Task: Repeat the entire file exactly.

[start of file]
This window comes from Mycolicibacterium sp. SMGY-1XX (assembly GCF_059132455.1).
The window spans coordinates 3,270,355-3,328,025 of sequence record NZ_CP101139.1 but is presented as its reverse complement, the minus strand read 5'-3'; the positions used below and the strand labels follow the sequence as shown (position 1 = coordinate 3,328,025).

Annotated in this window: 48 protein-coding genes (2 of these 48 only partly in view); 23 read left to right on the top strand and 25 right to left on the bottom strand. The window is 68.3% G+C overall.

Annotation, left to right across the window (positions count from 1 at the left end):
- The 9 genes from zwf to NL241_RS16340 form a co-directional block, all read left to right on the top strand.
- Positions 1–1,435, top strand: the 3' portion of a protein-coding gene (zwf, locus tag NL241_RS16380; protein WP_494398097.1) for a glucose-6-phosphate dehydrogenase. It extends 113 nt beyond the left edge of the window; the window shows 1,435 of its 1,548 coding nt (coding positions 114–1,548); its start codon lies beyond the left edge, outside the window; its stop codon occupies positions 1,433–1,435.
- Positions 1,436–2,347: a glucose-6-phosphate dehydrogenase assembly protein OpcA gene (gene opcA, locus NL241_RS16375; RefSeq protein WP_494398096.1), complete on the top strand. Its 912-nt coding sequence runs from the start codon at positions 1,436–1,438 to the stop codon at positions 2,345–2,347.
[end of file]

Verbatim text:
This window comes from Mycolicibacterium sp. SMGY-1XX (assembly GCF_059132455.1).
The window spans coordinates 3,270,355-3,328,025 of sequence record NZ_CP101139.1 but is presented as its reverse complement, the minus strand read 5'-3'; the positions used below and the strand labels follow the sequence as shown (position 1 = coordinate 3,328,025).

Annotated in this window: 48 protein-coding genes (2 of these 48 only partly in view); 23 read left to right on the top strand and 25 right to left on the bottom strand. The window is 68.3% G+C overall.

Annotation, left to right across the window (positions count from 1 at the left end):
- The 9 genes from zwf to NL241_RS16340 form a co-directional block, all read left to right on the top strand.
- Positions 1–1,435, top strand: the 3' portion of a protein-coding gene (zwf, locus tag NL241_RS16380; protein WP_494398097.1) for a glucose-6-phosphate dehydrogenase. It extends 113 nt beyond the left edge of the window; the window shows 1,435 of its 1,548 coding nt (coding positions 114–1,548); its start codon lies beyond the left edge, outside the window; its stop codon occupies positions 1,433–1,435.
- Positions 1,436–2,347: a glucose-6-phosphate dehydrogenase assembly protein OpcA gene (gene opcA, locus NL241_RS16375; RefSeq protein WP_494398096.1), complete on the top strand. Its 912-nt coding sequence runs from the start codon at positions 1,436–1,438 to the stop codon at positions 2,345–2,347.